The 1980 excavations were undertaken in advance of structural additions for the new Mint and [Hyde Park] Barracks Museum (Burritt 1981; Potter 1981; Powell nd, 1981; Thorp nd, 1980, 1981; Wilson, G. 1981; Wilson A. 1985, 1989). These focused largely on the former hospital building and not the factory buildings, although they did examine the southern range that housed workshops for turners, carpenters and smiths. In the mid-1990s archaeological monitoring was undertaken across part of the melting house footprint (Godden Mackay 1994, 1995, 1996) but it was not until 2000 that this area was examined in detail during adaptation of the complex to accommodate the Historic Houses Trust of New South Wales. Monitored excavation revealed remains of working surfaces and machine bases but the site was found to be very heavily disturbed. Investigators concluded that deposits had been removed or destroyed during the decommissioning of the site, when private contractors thoroughly scoured it to recover waste gold (Thorp 1994).
Notwithstanding this comparatively large body of archaeological work undertaken at the Sydney Mint, Crook et al. (2003) concluded that the most detailed interpretation of the site produced to date (Thorp 1994) is, as for the Melbourne site, very much focused on architectural history.
The Perth Mint, which opened in 1899 following enormous gold finds in Coolgardie and Kalgoorlie in 1892, was turned over to the Government of Western Australia in 1970. Now run by Gold Corporation, it continues to produce precious metal coinage for investors and collectors. In 2003 a new manufacturing facility was constructed next to the original limestone building, but to the author’s knowledge no archaeological investigation was undertaken.
The similar layouts of the three Australian colonial mints present an interesting comparison and were evidently each established on the model of the London Mint, employing separate ranges around a courtyard, which had been tried and tested since the latter’s move from the Tower of London in 1809. Given that each of the Australian branches of the Mint was supposed to be built to designs from Britain, variations can be put down to local construction approaches and the employment of local materials – sandstone in Sydney, brick and bluestone in Melbourne, and limestone in Perth, and probably to technological developments in the intervening years. The post-closure management of the three Australian sites has been quite varied. Sydney’s was partially demolished and significantly disturbed, while Melbourne’s was entirely demolished but sealed and Perth’s is still standing. The sites are all state listed, but each on the basis of their heritage architecture. Wider comparison could be made with the British colonial mints established elsewhere in the Empire, including the Hong Kong mint founded in 1866, the branch opened at Ottawa in Canada in 1908 following the Yukon gold discoveries and that established at Pretoria, South Africa in 1923.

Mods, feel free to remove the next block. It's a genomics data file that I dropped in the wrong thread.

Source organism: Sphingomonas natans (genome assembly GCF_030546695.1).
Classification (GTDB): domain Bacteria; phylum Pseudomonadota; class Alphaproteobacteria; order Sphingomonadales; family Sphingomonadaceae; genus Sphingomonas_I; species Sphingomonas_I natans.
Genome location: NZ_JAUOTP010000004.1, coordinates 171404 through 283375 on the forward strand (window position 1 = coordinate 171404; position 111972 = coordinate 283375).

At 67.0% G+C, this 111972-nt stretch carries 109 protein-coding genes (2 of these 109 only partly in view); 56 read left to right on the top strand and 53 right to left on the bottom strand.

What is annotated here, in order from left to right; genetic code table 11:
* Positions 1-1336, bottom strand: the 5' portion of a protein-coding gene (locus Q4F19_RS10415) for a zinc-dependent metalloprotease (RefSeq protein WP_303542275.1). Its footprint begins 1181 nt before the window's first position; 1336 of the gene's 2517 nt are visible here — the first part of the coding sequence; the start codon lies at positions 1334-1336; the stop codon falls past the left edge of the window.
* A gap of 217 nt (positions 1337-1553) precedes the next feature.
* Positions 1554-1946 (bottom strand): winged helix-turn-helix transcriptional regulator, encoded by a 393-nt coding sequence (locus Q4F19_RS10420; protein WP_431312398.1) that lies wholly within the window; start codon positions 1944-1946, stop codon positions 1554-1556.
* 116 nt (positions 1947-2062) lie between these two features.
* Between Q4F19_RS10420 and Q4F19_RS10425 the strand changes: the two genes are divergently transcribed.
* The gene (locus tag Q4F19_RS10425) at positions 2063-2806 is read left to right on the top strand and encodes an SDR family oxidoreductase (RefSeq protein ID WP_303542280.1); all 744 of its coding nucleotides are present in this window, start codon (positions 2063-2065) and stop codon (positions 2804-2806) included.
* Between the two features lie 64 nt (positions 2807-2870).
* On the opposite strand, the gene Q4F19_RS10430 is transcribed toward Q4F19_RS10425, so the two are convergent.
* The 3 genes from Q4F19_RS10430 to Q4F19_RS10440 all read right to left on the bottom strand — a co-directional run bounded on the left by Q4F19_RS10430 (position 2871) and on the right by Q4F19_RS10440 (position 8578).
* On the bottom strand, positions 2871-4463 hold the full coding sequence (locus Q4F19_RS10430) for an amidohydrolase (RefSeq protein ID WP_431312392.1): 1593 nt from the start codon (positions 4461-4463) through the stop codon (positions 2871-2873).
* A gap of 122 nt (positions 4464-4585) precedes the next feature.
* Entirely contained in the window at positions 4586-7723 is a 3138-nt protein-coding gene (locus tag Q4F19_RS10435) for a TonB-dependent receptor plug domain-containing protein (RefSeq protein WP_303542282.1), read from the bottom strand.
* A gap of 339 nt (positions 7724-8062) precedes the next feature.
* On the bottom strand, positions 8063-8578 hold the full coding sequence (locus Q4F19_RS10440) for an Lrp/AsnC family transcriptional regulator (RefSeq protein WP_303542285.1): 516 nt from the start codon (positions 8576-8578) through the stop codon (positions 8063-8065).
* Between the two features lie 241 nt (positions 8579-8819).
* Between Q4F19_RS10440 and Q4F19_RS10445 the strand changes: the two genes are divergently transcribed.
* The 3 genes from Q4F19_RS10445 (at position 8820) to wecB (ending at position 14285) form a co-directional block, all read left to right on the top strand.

In May 2015 test excavation was undertaken at the Melbourne Mint site to determine the extent to which remains of the operative departments survive, if they had been disturbed to the same extent as in Sydney, and to gauge the potential to reveal more information relating to the industrial processes that occurred. A trench (12.5 m × 7.5 m) was opened in a central area of the car park where historic plans place the main furnace area at the rear of the coining hall. The trench location was also chosen to confirm the accuracy of the historic plans, and with the intention of revealing remains substantial enough to be legible to the public (to whom the excavation was open for viewing). Preliminary testing revealed the site was not contaminated with mercury, once used to clean the gold during the coin manufacturing process, as had been the case in Sydney.
Asphalt surface removal revealed in situ remains of the Mint structures from just 0.2 m below the ground surface. The methodology reflected that the site was not threatened and that all features could be preserved in situ to await additional investigation if necessary. Manual excavation involved the removal of undifferentiated demolition rubble, comprising mostly brick (structural and refractory) with some bluestone, glass, wood, and ceramic fragments, to expose foundation walls and surfaces. The undifferentiated rubble was attributed to a single demolition and leveling event and few individual archaeological contexts were identified.
Excavation revealed that foundations, and in some instances ground-level floors, of the operative departments survive in excellent condition. The apparent accuracy of the historic plans and the availability of constant reference points validated their overlay onto current plans to inform investigation and enable inferences to be made on the correlation of observed remains. The best indication of internal layout is provided by Clark’s plan, and comparison with the excavated remains shows it to be highly accurate (see below).